Newly-listed Pinduoduo Inc. (Nasdaq: PDD) faces multiple class action lawsuits in the United States on allegations that the popular Chinese e-commerce platform sold counterfeit products, hence reported misleading information to stockholders.
Rosen Law Firm, Law Offices of Howard G. Smith, Schall Law Firm, Glancy Prongay & Murray, and other claims investigators announced this week they were looking into securities claims on behalf of Pinduoduo’s shareholders related to trademark infringement.
Intraday Friday, the stock of the e-commerce platform was trading at $19.21 per ADS, down more than 2 percent,
Days before Pinduoduo went public on Nasdaq, a Beijing-based diaper maker, Daddy’s Choice, filed suit in New York claiming the platform sold counterfeit diapers. Then, on Monday, the stock of just-listed Pinduoduo plunged 9 percent after Skyworth, which sells televisions, followed with accusations on social media , urging the company to immediately withdraw all the fake products carrying the "Skyworth" brand.
The action by U.S. law firms was in line with Shanghai’s Industry and Commerce Bureau’s investigation into the e-commerce platform for third-party sales of knockoff products, announced by China’s State Administration for Market Regulation in Chinese media earlier this week.
On its website on Friday, the state regulator said Pinduoduo agreed to step up vetting of the products listed on its platform. The company should "strengthen platform management, regulate business activities of third-party vendors, stick to law and maintain a healthy, fast and sustainable development," the regulator wrote in a statement.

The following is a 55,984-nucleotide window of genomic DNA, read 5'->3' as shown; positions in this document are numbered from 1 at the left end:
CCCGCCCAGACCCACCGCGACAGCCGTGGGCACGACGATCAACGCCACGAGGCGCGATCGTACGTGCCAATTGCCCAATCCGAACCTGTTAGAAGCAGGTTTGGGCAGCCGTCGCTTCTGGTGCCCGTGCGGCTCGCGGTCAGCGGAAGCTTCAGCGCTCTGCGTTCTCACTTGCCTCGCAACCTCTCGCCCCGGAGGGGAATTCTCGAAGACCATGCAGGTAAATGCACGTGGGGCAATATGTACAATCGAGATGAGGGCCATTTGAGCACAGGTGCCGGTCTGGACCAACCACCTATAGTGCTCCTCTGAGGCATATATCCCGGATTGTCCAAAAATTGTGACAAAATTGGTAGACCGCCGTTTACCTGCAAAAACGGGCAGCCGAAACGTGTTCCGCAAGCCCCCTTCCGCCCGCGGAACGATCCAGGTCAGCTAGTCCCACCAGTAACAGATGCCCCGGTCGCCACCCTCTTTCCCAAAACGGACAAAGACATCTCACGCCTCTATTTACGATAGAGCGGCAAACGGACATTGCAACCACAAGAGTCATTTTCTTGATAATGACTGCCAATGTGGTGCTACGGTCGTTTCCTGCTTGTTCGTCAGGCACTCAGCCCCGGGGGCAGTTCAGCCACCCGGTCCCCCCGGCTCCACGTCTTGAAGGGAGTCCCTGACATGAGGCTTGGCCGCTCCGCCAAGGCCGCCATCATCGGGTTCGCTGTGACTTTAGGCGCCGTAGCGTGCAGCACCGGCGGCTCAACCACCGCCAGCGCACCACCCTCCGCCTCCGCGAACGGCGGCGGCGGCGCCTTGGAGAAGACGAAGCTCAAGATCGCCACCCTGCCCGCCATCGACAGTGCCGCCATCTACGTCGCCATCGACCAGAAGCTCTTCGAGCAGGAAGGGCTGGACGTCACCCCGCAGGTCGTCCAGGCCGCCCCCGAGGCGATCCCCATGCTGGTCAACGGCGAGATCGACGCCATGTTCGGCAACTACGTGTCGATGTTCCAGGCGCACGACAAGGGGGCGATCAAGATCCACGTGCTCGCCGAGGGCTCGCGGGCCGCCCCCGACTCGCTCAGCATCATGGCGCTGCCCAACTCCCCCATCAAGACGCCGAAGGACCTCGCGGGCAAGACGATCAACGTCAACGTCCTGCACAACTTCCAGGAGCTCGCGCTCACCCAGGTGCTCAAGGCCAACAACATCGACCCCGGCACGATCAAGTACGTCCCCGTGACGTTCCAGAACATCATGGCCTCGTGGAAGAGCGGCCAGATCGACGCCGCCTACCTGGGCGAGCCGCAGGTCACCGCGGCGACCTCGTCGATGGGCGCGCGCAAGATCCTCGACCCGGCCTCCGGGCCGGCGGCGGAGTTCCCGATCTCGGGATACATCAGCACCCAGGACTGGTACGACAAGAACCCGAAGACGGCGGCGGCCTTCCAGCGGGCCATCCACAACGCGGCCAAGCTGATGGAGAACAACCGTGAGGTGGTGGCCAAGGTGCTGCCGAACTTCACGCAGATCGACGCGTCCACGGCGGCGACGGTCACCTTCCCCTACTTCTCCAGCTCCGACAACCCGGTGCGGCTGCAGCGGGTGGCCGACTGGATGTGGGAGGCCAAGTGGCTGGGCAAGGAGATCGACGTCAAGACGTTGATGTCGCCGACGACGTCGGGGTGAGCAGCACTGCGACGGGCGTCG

Huang Zheng, Pinduoduo's chief executive officer, vowed to "thoroughly rectify and reform," and cooperate with the investigation, according to the statement.
Legal troubles for the company started back home before it opened its doors to U.S. stockholders last week. Since 2017, Pinduoduo has fought 224 disputes with merchants and consumers in China, according to Forbes citing the attorney team of Daddy’s Choice. Of those, 200 were filed against its parent, Shanghai Xunmeng Technology Co. Ltd., founded by ex-Googler Colin Huang. The majority of the cases were withdrawn, as Forbes reported.
Boasting nearly 350 million buyers in the past year, Pinduoduo competes with China’s e-commerce giants, Alibaba Group Holding Ltd. (NYSE: BABA) and JD.Com Inc. (Nasdaq: JD). The platform gives discounts on its products and makes them accessible to China’s underserved population of online shoppers living in smaller cities.
On the day of its IPO last Thursday, Pinduoduo’s shares soared more than 40 percent from the offering price of $19 per American depositary share. This week, the surfaced knockoff product sales sent its stock as low as $18.90 per share. Intraday Friday, it was trading down 45 cents.
The lawsuits against Pinduoduo sent its stock sliding in its first full week of trading.
Intraday on Friday, shares were trading at $19.21 apiece, down more than 2 percent.